Using Project xCloud on a Chromebook is a tantalising look at future Windows 10 support

Xbox Game Pass on Chromebook
Xbox Game Pass on Chromebook (Image credit: Windows Central)

xCloud on Chromebook

Source: Windows Central (Image credit: Source: Windows Central)

Microsoft's Project xCloud, or the soon to be known (and much less catchy) cloud gaming for Xbox Game Pass, is about to be a real, paid-for product. It's already a very compelling product, but has fairly limited reach in that you need to be using Android to actually get any mileage from it. That will surely change, but for now, it's where we are.

However, there is also Google's Chromebooks. These have Android baked in with access to the Play Store. The older, Game Streaming preview app doesn't install from the Play Store, but the Xbox Game Pass app does, and it just got access to xCloud. And you know something? It works really well.

Wait, what? Chromebooks?

Game Pass app on Chromebook

Source: Windows Central (Image credit: Source: Windows Central)

That's absolutely 100% correct. And not only does it work, but it's a very good experience. You can use your Xbox One controller just fine, and even the old, underpowered, four-year-old Chromebook I have access to right now powers through xCloud with ease. The loading times are a bit longer than on a new Android phone or tablet, but once you're in, you're in.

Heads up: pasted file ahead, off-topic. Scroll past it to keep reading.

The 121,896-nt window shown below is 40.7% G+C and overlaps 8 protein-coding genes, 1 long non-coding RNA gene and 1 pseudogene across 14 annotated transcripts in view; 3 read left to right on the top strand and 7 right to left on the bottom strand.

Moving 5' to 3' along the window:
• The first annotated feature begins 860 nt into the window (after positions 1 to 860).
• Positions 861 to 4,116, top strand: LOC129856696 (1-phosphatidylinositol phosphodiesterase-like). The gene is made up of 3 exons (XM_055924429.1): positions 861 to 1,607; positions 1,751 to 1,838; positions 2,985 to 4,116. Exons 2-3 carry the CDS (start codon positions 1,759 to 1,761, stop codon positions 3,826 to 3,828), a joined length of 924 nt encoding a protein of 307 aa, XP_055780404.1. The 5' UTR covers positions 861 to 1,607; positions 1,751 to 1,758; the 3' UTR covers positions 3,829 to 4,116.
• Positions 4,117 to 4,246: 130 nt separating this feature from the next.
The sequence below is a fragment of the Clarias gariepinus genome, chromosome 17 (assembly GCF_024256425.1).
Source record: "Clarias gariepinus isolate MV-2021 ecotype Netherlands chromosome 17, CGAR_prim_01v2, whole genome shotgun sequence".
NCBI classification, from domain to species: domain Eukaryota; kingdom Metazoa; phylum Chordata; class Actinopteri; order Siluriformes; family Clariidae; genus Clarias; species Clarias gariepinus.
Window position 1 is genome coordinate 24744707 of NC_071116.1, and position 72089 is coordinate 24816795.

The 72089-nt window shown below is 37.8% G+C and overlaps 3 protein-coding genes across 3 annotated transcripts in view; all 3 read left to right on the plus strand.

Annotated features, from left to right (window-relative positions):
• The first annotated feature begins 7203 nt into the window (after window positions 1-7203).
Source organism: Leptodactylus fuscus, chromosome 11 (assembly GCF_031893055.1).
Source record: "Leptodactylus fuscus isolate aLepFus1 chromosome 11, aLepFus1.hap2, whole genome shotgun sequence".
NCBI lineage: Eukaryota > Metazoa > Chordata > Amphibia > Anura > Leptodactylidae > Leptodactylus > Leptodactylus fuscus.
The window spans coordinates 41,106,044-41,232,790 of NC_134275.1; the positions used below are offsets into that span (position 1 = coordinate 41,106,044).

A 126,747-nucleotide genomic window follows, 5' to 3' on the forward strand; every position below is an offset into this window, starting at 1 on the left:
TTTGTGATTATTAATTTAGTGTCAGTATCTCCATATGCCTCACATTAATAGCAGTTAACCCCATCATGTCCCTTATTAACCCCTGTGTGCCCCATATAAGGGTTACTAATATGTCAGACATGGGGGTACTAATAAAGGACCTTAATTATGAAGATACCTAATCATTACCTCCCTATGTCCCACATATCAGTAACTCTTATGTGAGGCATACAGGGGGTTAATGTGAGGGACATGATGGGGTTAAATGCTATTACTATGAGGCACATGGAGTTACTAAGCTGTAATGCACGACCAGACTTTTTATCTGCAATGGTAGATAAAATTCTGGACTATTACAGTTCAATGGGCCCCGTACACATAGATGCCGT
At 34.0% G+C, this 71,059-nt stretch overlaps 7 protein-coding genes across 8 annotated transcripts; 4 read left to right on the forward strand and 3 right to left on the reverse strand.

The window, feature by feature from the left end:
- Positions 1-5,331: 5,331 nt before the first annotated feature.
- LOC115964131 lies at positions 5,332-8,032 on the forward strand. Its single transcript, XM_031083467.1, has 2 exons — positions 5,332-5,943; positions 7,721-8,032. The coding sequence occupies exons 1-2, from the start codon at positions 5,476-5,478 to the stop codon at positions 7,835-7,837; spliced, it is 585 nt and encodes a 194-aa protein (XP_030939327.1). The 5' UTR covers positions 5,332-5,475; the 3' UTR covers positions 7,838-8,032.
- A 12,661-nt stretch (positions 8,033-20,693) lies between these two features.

It's not a difficult process, either. So long as your Chromebook has the Google Play Store you're golden. No sideloading, no hunting for APKs. Simply load up, search for the Xbox Game Pass (Beta) app (opens in new tab) (though this will be available in the regular app before long) and install it on your Chromebook.

Pairing the Xbox One controller is a breeze, too.

  1. Turn on your Xbox One controller.
  2. Enter pairing mode by pressing the small button on the top.

Cyberpunk 2077 Xbox One Wireless Controller

Source: Windows Central (Image credit: Source: Windows Central)
  1. On the Chromebook, open the notification shade.

Source: Windows Central (Image credit: Source: Windows Central)
  1. Click on Bluetooth and make sure it's enabled.
  2. Select your Xbox Wireless Controller.

Source: Windows Central (Image credit: Source: Windows Central)

Once you fire up xCloud now you'll be ready to roll.

A surprisingly good experience

The Game Pass app scales really well on a Chromebook, going into a forced fullscreen view as it would be on a tablet. It's not perfect, but it looks quite close to a desktop app like the Xbox (Beta) (opens in new tab) on Windows 10.

From there on out the only limitations really are your network conditions like any other device you use xCloud on. The loading times will probably be better on newer hardware than I have, but once the game has loaded up there's no hiccups. I've sat and played a bunch of games and aside from being on a laptop, it's exactly the same experience as I've had on an Android phone.

Perhaps even better. That might be down to the Intel Wi-Fi hardware inside the laptop, it might be further improvements to the xCloud service in recent weeks, or it could be a total placebo. But I'll openly admit I've had a mixed experience with the service on a phone to this point, but it feels good on a Chromebook.

A teasing glimpse of Windows support

Project Xcloud Pc Header